This approach provides a look at those who have sought to become filthy rich in a variety of ways, from hedge fund management to childhood celebrity to pornographic filmmaking. It also examines the myriad ways in which these subjects have sought to put their wealth to use, from building enormous mansions to sculpting the perfect body types to getting plastic surgery for their pets. In illustrating this, Greenfield shows us that, no matter how outrageous we may find some of these expenditures, there are always others that are even more unbelievable, audacious and outlandish, many times far beyond anything we can possibly imagine.
What’s most important in all this, though, is understanding why this phenomenon has occurred, a handle that’s a little more difficult to grasp. For those who grew up wealthy, it’s a way of maintaining status and what appear to be feelings of entitlement and superiority, elements that essentially equate to a sense of power and control. For those who grew up lacking, it’s a means to compensate for those long-held feelings of deficiency, something that may cover over old wounds but that ultimately doesn’t provide the fulfillment and satisfaction that they thought it would.
In either case, though, it’s not the money, possessions or status in themselves that is being sought; it’s the intangibles that their seekers believe these things will provide that is the outcome in pursuit. And that’s what’s most crucial in getting to the crux of these quests. Understanding the thoughts, beliefs and intents that make such results possible is at the heart of grasping the message of this film. It’s also the basis for comprehending the functioning of the conscious creation process, the philosophy that explains how such manifestations fundamentally come into being.
As the experiences of the individuals in this film demonstrate, beliefs are extremely powerful forces. They show how the intents they hold transform into tangible, materialized outcomes. But, in attaining the results they seek, it’s not the wealth that brings them what they want; it’s the beliefs that create the wealth that make these manifestations possible.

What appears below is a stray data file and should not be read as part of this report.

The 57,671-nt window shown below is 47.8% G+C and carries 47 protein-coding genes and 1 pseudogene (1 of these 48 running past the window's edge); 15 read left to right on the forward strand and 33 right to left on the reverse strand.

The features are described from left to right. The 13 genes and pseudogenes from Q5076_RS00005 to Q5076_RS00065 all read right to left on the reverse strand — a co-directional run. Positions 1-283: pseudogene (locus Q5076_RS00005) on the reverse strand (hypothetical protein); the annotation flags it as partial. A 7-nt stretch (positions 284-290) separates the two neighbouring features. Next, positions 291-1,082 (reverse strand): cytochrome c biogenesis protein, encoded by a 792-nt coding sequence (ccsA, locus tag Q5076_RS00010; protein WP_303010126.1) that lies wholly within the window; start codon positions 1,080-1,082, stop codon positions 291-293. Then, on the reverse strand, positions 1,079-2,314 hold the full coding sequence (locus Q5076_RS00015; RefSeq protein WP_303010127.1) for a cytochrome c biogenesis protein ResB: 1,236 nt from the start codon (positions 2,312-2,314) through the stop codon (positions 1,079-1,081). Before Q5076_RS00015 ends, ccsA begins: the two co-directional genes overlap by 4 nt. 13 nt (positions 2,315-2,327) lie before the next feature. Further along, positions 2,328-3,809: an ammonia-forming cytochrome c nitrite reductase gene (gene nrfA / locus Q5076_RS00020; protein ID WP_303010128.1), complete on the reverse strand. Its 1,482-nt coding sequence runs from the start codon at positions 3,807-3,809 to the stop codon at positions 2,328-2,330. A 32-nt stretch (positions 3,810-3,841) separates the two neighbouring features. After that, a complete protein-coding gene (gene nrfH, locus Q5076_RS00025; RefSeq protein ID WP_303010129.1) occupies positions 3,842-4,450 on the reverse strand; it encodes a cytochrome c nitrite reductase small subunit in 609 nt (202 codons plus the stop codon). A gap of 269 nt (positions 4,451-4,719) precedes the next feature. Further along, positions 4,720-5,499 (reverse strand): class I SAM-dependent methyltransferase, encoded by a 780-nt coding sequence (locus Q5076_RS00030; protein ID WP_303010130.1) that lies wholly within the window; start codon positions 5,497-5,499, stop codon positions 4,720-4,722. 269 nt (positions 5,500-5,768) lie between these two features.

However, as is apparent throughout the film, the wealthy often come to realize that the physical trappings they acquire are seldom enough. Whether it’s designer handbags in every color, the perfect body, boundless sex or the largest bank accounts imaginable, they all tend to come up short, leading their creators to believe that the only thing that will make their situations better is the acquisition of more of everything. It becomes a trap from which escape is difficult.
Consider the cases of hedge fund manager Florian Homm, VIP party host Tiffany Masters and juvenile beauty pageant queen Evan Wood. All of them amassed seemingly everything they could want in their respective fields of endeavor. Yet, for all they accumulated, they still felt unfulfilled. Indeed, where does one go from up?
This is where an assessment of our beliefs and what we seek to manifest with them becomes critical. When we become one of those persons who has everything, what more is there to acquire? In these circumstances, we place so much emphasis on stockpiling financial resources that we become obsessed with the idea that amassing more is all there is. But, when we think about it, money is nothing more than paper, something in itself of little intrinsic value. It’s what that paper makes possible that has the real value, and, if using it to acquire more tangible goods or thrilling experiences is all that we believe it can do, that outcome will become old rather quickly.
Under such circumstances, perhaps it’s time to change beliefs, to seek the creation of something more meaningful than the acquisition of more stuff. While there’s nothing inherently wrong with having nice things, as an end unto itself it’s rather limiting. And, given that one of conscious creation’s chief aims is to push past the boundaries of limitations, surely there are other more significant aims to be attained than the accumulation of material possessions. Personal fulfillment, interpersonal connections, spiritual development and serving others are just a few examples of other ways in which we can put our beliefs to more effective use. If we were to pursue such outcomes, we might well be surprised at how satisfying we find such creative undertakings.